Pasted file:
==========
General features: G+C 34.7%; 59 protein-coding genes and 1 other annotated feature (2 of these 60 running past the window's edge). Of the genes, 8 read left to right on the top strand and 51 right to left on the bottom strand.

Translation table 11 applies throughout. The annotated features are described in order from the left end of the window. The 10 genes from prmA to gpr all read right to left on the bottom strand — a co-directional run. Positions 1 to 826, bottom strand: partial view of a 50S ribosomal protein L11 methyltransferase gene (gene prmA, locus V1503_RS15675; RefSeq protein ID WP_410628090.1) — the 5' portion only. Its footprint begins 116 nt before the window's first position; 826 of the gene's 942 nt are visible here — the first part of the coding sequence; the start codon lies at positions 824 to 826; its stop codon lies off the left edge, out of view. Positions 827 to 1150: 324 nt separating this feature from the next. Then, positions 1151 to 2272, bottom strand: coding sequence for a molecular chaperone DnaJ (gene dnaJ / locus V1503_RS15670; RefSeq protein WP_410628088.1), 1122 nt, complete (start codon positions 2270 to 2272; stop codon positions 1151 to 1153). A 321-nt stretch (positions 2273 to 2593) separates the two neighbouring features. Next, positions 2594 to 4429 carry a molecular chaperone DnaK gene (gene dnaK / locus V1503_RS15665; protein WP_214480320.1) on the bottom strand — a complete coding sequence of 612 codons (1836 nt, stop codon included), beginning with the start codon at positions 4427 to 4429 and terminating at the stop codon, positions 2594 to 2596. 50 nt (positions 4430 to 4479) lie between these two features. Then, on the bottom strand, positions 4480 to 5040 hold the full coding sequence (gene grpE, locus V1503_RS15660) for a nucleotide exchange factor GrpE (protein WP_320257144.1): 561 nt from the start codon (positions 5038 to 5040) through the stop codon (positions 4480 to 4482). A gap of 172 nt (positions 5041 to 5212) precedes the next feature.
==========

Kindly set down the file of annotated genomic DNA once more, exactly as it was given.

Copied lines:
General features: G+C 34.7%; 59 protein-coding genes and 1 other annotated feature (2 of these 60 running past the window's edge). Of the genes, 8 read left to right on the top strand and 51 right to left on the bottom strand.

Translation table 11 applies throughout. The annotated features are described in order from the left end of the window. The 10 genes from prmA to gpr all read right to left on the bottom strand — a co-directional run. Positions 1 to 826, bottom strand: partial view of a 50S ribosomal protein L11 methyltransferase gene (gene prmA, locus V1503_RS15675; RefSeq protein ID WP_410628090.1) — the 5' portion only. Its footprint begins 116 nt before the window's first position; 826 of the gene's 942 nt are visible here — the first part of the coding sequence; the start codon lies at positions 824 to 826; its stop codon lies off the left edge, out of view. Positions 827 to 1150: 324 nt separating this feature from the next. Then, positions 1151 to 2272, bottom strand: coding sequence for a molecular chaperone DnaJ (gene dnaJ / locus V1503_RS15670; RefSeq protein WP_410628088.1), 1122 nt, complete (start codon positions 2270 to 2272; stop codon positions 1151 to 1153). A 321-nt stretch (positions 2273 to 2593) separates the two neighbouring features. Next, positions 2594 to 4429 carry a molecular chaperone DnaK gene (gene dnaK / locus V1503_RS15665; protein WP_214480320.1) on the bottom strand — a complete coding sequence of 612 codons (1836 nt, stop codon included), beginning with the start codon at positions 4427 to 4429 and terminating at the stop codon, positions 2594 to 2596. 50 nt (positions 4430 to 4479) lie between these two features. Then, on the bottom strand, positions 4480 to 5040 hold the full coding sequence (gene grpE, locus V1503_RS15660) for a nucleotide exchange factor GrpE (protein WP_320257144.1): 561 nt from the start codon (positions 5038 to 5040) through the stop codon (positions 4480 to 4482). A gap of 172 nt (positions 5041 to 5212) precedes the next feature.